III. The Comprehensive Plan

The Superior Court held that Durham's mobile home ordinance, taken in its entirety, is consistent with the Town's 1972 comprehensive plan. Whether or not the requirements of 30 M.R.S.A. § 4962 apply to the ordinance in question here,[7] we have no doubt that the Superior Court's conclusion was warranted by the evidence before it. The comprehensive plan itself indicates that Durham's planning board and residents were concerned with preserving the Town's rural character and protecting the tax baseconcerns overlapping considerably with those underlying the mobile home ordinance. Most significantly, the comprehensive plan specifically states, "the Planning Board approves of locating mobile homes in parks designed to be harmonious with the general character of the Town." We would be hard pressed to conceive of any stronger evidence that the mobile home ordinance in this case is consistent with Durham's comprehensive plan.

IV. Conclusion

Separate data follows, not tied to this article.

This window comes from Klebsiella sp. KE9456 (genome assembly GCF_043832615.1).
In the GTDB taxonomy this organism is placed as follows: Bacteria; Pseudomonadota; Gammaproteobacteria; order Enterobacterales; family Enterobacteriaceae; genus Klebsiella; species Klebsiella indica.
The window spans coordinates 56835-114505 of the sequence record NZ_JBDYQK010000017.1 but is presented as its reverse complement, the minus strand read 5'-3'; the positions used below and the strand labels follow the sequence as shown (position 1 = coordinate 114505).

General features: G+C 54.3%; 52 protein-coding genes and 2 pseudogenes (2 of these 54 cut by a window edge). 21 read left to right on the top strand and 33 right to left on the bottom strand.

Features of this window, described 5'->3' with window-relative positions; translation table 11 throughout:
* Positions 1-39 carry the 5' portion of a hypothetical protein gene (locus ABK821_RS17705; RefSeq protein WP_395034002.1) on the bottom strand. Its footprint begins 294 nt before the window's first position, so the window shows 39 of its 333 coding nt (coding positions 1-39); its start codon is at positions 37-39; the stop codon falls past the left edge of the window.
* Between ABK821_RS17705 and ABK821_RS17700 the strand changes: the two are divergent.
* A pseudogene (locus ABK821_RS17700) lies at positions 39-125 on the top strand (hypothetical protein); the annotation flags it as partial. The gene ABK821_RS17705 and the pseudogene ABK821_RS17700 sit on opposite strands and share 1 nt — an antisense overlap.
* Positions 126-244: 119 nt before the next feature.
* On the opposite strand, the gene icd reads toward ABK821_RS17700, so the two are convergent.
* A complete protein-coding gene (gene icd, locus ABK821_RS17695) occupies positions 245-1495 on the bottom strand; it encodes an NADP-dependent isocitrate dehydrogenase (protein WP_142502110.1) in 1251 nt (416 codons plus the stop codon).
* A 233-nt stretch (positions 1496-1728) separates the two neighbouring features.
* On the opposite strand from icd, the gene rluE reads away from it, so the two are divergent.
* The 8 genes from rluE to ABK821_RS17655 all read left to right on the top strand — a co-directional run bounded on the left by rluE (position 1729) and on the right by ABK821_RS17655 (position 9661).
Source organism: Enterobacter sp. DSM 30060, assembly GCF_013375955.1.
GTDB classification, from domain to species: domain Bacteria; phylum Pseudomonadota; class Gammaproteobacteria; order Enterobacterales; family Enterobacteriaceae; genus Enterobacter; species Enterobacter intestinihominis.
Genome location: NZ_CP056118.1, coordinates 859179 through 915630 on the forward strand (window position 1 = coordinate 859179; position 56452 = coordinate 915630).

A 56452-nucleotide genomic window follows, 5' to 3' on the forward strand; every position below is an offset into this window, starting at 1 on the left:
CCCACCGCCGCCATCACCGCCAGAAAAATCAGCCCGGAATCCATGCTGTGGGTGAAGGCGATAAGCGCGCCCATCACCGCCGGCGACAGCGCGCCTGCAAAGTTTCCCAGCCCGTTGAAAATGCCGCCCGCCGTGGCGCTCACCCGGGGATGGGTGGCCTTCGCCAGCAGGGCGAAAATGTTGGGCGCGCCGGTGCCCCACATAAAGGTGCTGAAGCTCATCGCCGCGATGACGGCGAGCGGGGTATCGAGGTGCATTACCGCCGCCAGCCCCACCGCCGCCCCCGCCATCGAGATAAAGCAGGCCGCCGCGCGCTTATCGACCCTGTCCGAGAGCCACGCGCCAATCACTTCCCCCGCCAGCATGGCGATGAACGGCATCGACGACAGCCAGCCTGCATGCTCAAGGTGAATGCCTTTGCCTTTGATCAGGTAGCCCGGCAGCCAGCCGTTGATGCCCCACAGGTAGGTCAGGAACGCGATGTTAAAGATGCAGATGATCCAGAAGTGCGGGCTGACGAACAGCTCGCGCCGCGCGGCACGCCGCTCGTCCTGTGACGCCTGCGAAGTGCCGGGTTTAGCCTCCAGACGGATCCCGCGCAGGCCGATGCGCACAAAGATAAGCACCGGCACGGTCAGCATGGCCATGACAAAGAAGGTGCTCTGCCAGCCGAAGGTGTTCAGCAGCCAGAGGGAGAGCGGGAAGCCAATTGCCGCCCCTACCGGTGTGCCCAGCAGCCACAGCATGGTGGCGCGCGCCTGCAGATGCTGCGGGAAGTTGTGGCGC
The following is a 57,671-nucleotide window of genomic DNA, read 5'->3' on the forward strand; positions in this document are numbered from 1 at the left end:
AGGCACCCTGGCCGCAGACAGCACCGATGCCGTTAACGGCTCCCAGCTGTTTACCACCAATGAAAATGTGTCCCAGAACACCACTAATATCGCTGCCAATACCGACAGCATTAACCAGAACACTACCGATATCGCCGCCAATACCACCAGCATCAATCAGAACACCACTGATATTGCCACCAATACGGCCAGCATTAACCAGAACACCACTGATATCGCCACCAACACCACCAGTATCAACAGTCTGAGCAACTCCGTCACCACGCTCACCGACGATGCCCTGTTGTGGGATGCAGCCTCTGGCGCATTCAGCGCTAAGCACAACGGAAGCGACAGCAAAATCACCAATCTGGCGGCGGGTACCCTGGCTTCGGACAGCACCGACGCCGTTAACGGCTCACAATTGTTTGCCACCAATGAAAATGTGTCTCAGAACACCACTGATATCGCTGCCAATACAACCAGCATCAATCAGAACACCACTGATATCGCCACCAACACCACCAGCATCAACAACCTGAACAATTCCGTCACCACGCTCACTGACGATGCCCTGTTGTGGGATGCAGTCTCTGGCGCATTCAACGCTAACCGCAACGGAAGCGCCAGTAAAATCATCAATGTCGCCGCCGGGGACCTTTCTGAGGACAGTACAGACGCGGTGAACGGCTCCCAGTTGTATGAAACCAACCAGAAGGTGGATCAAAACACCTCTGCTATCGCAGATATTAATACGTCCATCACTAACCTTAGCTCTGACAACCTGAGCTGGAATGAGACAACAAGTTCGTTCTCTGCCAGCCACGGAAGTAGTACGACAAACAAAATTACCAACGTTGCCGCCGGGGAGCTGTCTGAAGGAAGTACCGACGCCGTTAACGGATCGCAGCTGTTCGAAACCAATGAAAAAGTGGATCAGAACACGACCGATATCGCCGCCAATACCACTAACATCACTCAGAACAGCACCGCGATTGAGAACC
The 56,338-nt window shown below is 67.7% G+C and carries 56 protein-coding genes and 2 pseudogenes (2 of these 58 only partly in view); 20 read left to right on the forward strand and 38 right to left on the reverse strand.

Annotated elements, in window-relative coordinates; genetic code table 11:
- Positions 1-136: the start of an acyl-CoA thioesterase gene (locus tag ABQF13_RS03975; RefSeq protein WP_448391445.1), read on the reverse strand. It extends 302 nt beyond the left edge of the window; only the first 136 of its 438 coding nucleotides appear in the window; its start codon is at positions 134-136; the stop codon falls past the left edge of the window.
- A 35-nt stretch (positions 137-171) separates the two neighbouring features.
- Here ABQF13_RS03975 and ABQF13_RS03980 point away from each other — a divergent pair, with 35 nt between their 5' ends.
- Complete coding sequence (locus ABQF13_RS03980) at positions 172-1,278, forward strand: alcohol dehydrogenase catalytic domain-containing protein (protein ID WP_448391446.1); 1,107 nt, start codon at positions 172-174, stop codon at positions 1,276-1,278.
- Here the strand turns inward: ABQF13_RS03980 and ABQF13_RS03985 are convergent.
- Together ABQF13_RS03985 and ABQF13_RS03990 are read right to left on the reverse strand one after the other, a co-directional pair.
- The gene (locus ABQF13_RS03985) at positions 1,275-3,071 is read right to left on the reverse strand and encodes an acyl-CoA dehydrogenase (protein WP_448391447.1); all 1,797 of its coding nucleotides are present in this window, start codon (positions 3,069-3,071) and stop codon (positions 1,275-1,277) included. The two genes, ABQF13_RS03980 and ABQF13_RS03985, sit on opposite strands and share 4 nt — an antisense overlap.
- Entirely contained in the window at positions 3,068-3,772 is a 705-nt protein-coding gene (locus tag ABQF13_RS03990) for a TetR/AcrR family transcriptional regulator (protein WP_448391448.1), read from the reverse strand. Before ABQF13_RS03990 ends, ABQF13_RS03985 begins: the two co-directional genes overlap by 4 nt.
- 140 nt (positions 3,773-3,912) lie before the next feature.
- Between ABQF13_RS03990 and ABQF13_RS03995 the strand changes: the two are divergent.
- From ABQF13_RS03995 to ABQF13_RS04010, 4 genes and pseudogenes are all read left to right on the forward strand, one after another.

At oral argument, counsel for appellants Kenneth and Nancy Stewart expressly waived all claims that anything in the Durham mobile home ordinance other than its grandfather clause renders it unconstitutional. Accordingly, our decision on the *313 two issues presented to us concludes this case in favor of the Town. The entry shall be:

Appeal sustained.

Cross-appeal denied.

Remanded to the Superior Court for entry of judgment for defendants and further proceedings consistent with the opinion herein.

All concurring.


[1] The building inspector and the members of the Durham Zoning Board of Appeals also were named as defendants and now join in the Town's appeal.

[2] 30 M.R.S.A. § 4962(1)(A) (1978) requires that a town's zoning ordinances be "pursuant to and consistent with a comprehensive plan adopted by its legislative body."

[3] U.S. Const. amend. XIV; Me. Const. art. I, § 6-A.

[4] See the discussion in part II of this opinion.

[5] Witnesses in the Superior Court testified that town officials, in drafting the mobile home ordinance, were concerned about the "aesthetic contrast" between the Town's traditional older homes and the metallic, box-shaped, flat-roofed mobile homes. There was also expert testimony that the presence of mobile homes tended to depress the value of the traditional homes on nearby or adjoining lots. Finally, there was evidence that the Town's planning board took into consideration the fact that an occupied mobile home requires approximately the same level of municipal services as a site-built home while generating less tax revenue due to its lower market value.